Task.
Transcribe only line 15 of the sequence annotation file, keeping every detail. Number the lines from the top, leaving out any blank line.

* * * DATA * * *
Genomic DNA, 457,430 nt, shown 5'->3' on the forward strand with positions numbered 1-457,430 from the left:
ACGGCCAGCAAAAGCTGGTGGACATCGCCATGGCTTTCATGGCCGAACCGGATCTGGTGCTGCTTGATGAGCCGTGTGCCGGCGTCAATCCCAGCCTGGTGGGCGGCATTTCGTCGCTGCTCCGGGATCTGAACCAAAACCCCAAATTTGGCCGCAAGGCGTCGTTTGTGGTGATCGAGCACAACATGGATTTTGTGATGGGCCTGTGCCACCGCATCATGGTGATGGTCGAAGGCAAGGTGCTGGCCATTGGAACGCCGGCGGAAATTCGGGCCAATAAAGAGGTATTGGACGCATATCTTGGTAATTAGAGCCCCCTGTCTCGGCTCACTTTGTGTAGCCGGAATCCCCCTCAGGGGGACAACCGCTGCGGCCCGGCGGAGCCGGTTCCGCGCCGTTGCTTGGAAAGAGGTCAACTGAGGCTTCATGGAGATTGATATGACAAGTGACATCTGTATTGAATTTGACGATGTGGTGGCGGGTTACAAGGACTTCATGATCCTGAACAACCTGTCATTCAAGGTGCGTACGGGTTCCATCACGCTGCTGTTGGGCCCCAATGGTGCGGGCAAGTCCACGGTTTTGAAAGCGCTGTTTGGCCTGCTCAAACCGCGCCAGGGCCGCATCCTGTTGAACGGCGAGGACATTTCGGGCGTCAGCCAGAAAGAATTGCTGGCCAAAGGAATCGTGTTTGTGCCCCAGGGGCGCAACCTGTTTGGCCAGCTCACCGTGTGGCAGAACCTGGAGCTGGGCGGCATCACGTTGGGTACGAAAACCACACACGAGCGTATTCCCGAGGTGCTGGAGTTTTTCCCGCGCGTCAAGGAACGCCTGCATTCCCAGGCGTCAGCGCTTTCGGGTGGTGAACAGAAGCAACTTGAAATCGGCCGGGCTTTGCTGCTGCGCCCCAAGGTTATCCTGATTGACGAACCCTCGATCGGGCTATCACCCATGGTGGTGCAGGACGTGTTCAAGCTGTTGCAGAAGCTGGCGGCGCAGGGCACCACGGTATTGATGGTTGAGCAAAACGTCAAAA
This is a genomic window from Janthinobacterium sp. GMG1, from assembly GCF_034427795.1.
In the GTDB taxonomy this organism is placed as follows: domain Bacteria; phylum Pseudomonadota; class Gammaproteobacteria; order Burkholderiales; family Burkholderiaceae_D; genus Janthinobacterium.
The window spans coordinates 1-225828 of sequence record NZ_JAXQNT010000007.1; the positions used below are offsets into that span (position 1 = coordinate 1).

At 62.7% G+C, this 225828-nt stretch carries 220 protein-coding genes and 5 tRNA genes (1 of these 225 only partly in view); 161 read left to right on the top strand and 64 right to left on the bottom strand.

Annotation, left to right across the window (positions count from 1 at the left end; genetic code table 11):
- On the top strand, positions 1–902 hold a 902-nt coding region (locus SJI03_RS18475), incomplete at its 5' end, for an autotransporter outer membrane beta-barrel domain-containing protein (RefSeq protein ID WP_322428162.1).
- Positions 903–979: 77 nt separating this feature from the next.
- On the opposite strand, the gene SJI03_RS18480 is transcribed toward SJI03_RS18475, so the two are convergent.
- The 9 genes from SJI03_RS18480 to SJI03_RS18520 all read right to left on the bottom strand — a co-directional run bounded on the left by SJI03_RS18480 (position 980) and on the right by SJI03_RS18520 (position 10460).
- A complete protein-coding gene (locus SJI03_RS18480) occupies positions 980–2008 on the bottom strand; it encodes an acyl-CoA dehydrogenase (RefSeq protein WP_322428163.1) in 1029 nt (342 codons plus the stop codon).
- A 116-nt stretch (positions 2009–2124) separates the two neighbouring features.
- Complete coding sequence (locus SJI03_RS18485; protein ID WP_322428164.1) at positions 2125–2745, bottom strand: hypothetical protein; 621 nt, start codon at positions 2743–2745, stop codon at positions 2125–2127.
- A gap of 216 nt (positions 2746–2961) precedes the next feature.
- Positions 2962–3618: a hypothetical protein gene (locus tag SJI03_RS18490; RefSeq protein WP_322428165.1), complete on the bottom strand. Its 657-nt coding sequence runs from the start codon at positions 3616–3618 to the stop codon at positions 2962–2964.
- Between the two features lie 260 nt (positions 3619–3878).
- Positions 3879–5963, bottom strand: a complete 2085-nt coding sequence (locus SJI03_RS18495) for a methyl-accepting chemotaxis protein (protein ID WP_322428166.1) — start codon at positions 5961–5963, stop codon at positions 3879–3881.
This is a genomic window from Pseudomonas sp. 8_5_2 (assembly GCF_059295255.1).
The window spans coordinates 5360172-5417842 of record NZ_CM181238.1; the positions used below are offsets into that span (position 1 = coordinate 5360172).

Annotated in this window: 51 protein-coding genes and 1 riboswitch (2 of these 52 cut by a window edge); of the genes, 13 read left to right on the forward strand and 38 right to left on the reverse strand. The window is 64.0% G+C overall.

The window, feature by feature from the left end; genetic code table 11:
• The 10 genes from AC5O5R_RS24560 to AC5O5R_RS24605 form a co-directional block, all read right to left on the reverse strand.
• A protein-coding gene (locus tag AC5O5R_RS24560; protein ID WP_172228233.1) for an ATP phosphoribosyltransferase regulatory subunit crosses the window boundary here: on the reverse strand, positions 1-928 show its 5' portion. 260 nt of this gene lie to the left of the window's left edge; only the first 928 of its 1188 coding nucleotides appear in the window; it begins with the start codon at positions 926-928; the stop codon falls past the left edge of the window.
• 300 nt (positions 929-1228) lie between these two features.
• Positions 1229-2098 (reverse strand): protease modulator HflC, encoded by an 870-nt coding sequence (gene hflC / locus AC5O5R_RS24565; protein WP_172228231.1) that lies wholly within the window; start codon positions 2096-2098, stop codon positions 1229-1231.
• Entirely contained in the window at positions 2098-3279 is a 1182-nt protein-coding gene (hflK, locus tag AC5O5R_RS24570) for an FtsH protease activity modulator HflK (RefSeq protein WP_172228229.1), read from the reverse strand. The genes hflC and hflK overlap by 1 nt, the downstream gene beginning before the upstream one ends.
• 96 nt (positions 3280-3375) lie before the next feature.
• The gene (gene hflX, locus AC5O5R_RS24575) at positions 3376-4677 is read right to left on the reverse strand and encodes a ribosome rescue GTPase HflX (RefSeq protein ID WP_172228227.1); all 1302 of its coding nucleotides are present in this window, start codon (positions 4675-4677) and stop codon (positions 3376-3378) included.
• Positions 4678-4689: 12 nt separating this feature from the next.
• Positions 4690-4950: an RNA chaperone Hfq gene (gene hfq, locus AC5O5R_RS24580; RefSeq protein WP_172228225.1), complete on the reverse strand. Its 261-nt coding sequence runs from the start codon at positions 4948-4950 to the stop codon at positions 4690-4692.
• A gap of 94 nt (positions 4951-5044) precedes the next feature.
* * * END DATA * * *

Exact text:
- A gap of 216 nt (positions 2746–2961) precedes the next feature.